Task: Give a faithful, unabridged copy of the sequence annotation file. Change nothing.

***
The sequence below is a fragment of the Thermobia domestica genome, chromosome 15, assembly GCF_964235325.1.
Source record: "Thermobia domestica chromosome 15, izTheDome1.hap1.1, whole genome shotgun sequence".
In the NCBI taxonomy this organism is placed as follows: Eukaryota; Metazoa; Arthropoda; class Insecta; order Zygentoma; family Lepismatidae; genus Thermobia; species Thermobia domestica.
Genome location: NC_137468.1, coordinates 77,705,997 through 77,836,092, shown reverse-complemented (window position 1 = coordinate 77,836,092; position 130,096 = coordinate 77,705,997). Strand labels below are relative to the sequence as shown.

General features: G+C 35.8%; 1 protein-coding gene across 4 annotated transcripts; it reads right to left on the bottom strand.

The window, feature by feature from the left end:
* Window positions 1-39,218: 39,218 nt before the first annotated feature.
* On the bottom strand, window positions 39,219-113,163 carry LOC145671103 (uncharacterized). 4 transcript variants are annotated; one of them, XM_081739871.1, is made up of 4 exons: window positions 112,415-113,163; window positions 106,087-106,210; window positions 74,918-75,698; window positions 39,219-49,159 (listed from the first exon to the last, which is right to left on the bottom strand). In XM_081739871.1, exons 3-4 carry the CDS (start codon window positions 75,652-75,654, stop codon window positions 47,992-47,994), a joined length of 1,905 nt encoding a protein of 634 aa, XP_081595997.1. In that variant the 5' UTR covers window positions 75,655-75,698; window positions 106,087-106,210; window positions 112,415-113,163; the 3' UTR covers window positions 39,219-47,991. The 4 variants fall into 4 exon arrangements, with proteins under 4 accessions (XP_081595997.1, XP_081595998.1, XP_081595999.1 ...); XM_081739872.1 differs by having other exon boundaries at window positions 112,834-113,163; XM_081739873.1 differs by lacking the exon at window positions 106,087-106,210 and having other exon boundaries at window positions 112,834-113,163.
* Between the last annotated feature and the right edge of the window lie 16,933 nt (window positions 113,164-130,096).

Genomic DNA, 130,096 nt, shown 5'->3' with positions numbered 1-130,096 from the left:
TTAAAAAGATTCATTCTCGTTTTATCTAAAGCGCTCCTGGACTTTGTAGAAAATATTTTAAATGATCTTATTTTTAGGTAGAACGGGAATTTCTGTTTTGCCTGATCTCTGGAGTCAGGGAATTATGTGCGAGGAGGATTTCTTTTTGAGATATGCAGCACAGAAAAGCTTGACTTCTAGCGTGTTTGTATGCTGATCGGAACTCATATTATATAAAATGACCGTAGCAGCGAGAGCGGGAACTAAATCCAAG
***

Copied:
The sequence below is a fragment of the Thermobia domestica genome, chromosome 15, assembly GCF_964235325.1.
Source record: "Thermobia domestica chromosome 15, izTheDome1.hap1.1, whole genome shotgun sequence".
In the NCBI taxonomy this organism is placed as follows: Eukaryota; Metazoa; Arthropoda; class Insecta; order Zygentoma; family Lepismatidae; genus Thermobia; species Thermobia domestica.
Genome location: NC_137468.1, coordinates 77,705,997 through 77,836,092, shown reverse-complemented (window position 1 = coordinate 77,836,092; position 130,096 = coordinate 77,705,997). Strand labels below are relative to the sequence as shown.

General features: G+C 35.8%; 1 protein-coding gene across 4 annotated transcripts; it reads right to left on the bottom strand.

The window, feature by feature from the left end:
* Window positions 1-39,218: 39,218 nt before the first annotated feature.
* On the bottom strand, window positions 39,219-113,163 carry LOC145671103 (uncharacterized). 4 transcript variants are annotated; one of them, XM_081739871.1, is made up of 4 exons: window positions 112,415-113,163; window positions 106,087-106,210; window positions 74,918-75,698; window positions 39,219-49,159 (listed from the first exon to the last, which is right to left on the bottom strand). In XM_081739871.1, exons 3-4 carry the CDS (start codon window positions 75,652-75,654, stop codon window positions 47,992-47,994), a joined length of 1,905 nt encoding a protein of 634 aa, XP_081595997.1. In that variant the 5' UTR covers window positions 75,655-75,698; window positions 106,087-106,210; window positions 112,415-113,163; the 3' UTR covers window positions 39,219-47,991. The 4 variants fall into 4 exon arrangements, with proteins under 4 accessions (XP_081595997.1, XP_081595998.1, XP_081595999.1 ...); XM_081739872.1 differs by having other exon boundaries at window positions 112,834-113,163; XM_081739873.1 differs by lacking the exon at window positions 106,087-106,210 and having other exon boundaries at window positions 112,834-113,163.
* Between the last annotated feature and the right edge of the window lie 16,933 nt (window positions 113,164-130,096).

Genomic DNA, 130,096 nt, shown 5'->3' with positions numbered 1-130,096 from the left:
TTAAAAAGATTCATTCTCGTTTTATCTAAAGCGCTCCTGGACTTTGTAGAAAATATTTTAAATGATCTTATTTTTAGGTAGAACGGGAATTTCTGTTTTGCCTGATCTCTGGAGTCAGGGAATTATGTGCGAGGAGGATTTCTTTTTGAGATATGCAGCACAGAAAAGCTTGACTTCTAGCGTGTTTGTATGCTGATCGGAACTCATATTATATAAAATGACCGTAGCAGCGAGAGCGGGAACTAAATCCAAG